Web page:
Cleopatra Jones and the Funky Bunch
What happened to the style and cleverness that came from heist thrillers? I remember watching films like Ocean’s Eleven and Thief, that had little to no action or shooting. But now, these high-pressure and tense moments just seem like over the top spectacles. Due to the success of Grand Theft Auto and Pay Day building entire gameplay scenarios around such high-pressure and intense moments, it’s likely that ‘heist’ is now synonymous with shooting and explosions.
But what about the methodical and low-key approach to pulling off such crazy scores? Well, that’s what the developers at Skilltree Studios have in mind for their take on pulling off big scores. With Crookz, they seek to take a different approach to heist gameplay, while doing it in authentic and funky 70’s style.
Crookz (PC [Previewed], Mac, SteamOS)
Developer: SkillTree Studios
Publisher: Kalypso Media
Release Date: Q2 2015
Set in the 1970s, Crookz places you in charge of a group of thieves, grifters, burglars, and other sneaky individuals in order to break into secure locations that house loot and other treasures. As the trailer suggests, the people you’re robbing are sleazy and shady folk that certainly have whats coming to them, and it’s your job to ensure the cash moves from their pockets to yours. With each successful score, you expand your arsenal of gadgets and crew members, while taking on increasingly more difficult jobs that will test your skills as a pro robber.
While most games follows the more action oriented approach to heists, Crookz takes a very different stab at it by turning it into a quasi puzzle-strategy experience. Instead of getting into massive shootouts and high-speed chances, seeking to emulate the infamous bank heist scene from Heat, you’ll have to plan each move step-by-step and utilize your crew’s strengths and weaknesses to covertly break into secure locations and procure valuable items and intel.
Similar to a real-time-strategy experience, you can move your characters to specific points on the map, while using their abilities on the fly as you evade guards and avoid alarms. During our demo, we were taking part in a score at a private mansion, and it was loaded with guards and other traps. While it looked daunting at first, it was readily apparent what was required for the score. For every heist, you’ll need the right people for the job.
Before each mission, you can outfit them with various gadgets and augment their skills to facilitate the needs of the heist. With several characters classes, such as Runner, Tough Guy, Locksmith, Hacker, and of course Robot — you’ll have to learn the lay of the land and get a read on things to succeed. For the mansion job, the runner, tough guy, and locksmith were able to break into the site with ease and take out guards while making it to the loot.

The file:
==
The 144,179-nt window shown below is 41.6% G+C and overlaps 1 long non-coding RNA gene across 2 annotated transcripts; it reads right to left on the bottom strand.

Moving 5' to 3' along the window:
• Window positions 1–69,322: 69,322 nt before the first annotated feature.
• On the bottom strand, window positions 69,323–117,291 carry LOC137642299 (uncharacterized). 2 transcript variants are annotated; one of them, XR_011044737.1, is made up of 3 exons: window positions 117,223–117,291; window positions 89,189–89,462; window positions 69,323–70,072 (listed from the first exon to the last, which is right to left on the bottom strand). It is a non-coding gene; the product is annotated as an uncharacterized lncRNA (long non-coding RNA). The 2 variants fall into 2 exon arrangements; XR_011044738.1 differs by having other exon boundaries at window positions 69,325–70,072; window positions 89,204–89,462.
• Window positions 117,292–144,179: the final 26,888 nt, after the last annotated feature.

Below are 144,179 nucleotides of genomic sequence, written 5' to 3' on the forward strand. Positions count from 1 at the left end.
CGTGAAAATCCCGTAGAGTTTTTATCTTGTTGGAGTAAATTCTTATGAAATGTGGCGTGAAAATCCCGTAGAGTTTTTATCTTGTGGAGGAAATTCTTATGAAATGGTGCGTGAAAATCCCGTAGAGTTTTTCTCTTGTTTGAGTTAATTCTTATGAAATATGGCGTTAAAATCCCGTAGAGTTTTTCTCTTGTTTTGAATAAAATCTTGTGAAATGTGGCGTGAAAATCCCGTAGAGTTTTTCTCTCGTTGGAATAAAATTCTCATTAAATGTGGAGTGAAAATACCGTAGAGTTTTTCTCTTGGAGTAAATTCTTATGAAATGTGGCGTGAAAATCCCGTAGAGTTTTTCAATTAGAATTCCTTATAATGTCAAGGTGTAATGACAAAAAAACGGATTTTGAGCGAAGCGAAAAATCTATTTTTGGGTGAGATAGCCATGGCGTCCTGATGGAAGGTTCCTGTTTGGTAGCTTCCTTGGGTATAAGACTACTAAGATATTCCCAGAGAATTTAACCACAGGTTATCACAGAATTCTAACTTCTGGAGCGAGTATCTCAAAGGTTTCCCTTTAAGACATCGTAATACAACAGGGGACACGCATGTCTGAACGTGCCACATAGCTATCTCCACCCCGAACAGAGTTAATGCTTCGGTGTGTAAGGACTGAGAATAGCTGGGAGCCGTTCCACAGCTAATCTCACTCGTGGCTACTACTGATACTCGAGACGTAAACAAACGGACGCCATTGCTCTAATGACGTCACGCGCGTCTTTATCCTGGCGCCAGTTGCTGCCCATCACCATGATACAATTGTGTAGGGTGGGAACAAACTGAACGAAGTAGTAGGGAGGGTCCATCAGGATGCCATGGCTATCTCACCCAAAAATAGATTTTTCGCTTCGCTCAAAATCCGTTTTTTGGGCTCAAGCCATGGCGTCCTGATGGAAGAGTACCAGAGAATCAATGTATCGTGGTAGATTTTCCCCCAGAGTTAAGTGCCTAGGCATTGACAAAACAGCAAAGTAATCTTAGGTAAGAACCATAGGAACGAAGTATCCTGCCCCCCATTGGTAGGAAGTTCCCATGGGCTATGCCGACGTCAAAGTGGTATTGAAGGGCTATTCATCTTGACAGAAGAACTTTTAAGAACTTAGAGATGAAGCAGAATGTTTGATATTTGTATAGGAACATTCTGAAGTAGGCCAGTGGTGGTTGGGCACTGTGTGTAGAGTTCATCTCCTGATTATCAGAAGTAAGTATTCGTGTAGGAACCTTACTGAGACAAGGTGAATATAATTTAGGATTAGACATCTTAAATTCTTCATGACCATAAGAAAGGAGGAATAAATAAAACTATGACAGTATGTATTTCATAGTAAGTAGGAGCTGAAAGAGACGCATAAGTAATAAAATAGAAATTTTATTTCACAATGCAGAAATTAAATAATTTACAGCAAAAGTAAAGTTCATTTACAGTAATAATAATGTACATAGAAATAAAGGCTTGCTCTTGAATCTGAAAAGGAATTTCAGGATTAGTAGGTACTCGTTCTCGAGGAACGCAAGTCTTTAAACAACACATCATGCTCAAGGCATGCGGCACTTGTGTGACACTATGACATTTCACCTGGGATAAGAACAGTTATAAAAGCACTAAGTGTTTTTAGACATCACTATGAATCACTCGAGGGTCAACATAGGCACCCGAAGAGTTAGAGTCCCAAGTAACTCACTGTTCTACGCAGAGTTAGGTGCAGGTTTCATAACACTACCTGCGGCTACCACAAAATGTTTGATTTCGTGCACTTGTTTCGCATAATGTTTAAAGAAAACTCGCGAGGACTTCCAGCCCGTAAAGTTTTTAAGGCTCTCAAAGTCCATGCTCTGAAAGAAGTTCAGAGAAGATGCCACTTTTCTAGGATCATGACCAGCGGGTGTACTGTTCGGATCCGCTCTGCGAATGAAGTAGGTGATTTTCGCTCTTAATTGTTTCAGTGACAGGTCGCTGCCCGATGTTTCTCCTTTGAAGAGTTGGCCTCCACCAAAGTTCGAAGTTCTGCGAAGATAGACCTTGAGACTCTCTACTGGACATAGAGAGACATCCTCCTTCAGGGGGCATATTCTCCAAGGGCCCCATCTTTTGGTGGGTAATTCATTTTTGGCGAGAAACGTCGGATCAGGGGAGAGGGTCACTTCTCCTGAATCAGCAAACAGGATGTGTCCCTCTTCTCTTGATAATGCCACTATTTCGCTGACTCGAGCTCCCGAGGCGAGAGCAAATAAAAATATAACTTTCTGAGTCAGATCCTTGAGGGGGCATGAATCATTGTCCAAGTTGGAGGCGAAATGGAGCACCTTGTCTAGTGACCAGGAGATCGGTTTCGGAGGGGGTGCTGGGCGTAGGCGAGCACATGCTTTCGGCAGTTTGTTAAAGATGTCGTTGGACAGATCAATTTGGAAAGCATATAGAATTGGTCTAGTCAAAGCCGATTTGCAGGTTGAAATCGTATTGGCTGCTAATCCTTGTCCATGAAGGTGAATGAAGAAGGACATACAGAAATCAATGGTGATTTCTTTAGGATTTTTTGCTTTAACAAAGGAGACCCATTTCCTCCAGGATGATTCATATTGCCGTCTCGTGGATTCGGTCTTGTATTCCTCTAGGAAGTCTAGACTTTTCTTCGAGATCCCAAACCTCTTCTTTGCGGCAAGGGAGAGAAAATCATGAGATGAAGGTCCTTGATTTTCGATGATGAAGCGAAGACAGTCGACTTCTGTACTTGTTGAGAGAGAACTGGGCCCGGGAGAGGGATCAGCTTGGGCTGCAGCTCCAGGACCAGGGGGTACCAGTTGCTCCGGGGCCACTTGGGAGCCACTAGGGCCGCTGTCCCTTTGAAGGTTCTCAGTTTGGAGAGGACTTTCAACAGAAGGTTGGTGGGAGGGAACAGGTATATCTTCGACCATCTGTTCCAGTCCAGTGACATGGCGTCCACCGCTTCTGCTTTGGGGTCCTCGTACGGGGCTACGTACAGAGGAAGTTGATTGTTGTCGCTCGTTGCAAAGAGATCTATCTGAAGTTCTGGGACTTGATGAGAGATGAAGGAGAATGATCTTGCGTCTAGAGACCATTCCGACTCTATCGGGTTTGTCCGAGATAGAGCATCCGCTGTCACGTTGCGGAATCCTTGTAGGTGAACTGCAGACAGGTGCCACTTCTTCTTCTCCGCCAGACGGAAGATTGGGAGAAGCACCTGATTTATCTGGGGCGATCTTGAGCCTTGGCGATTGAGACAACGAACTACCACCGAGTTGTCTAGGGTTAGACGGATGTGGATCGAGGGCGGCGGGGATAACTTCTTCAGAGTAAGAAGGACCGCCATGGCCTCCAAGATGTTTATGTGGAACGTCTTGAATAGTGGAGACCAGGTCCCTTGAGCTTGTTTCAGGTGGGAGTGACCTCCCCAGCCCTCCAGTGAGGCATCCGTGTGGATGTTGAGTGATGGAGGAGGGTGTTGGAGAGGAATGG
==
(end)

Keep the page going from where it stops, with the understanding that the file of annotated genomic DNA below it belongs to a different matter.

If you’re unsure of what you need to do, you can take your time and go through each step to figure out the best course of action. But if you’re an especially clever planner, than you can meticulously analysis the layout of the environment, guard routes, and security systems to plan out your heist step by step. If done right, you can watch as your crew methodically and expertly tackles the score as if you were witnessing a Rube Goldberg Machine at work with the style and grace of Ocean’s Eleven.
I found the style and presentation to Crookz to be very refreshing for the heist genre. The music and atmosphere evokes the hip and energetic style of caper films from the 1970s. The music in particular is very much exciting and smooth, the themes throughout the heists pull from influential period films such as Shaft or Deep Throat. In any event, it works well. It has style and swagger in spades, and it feels exciting to play through a heist game that manages to not take itself too seriously, while still looking cool as you pull off the score.
Set for release Q2 2015, Crookz is very interesting blend of puzzle and strategy elements sent across the backdrop of 1970s heist thrillers. I’m quite the fan of the era, and the style it evokes is very refreshing to see. With over 20 different mission and some online challenges to tackle, it’s very rare to see heist game like this, and I’m very much looking forward to checking more.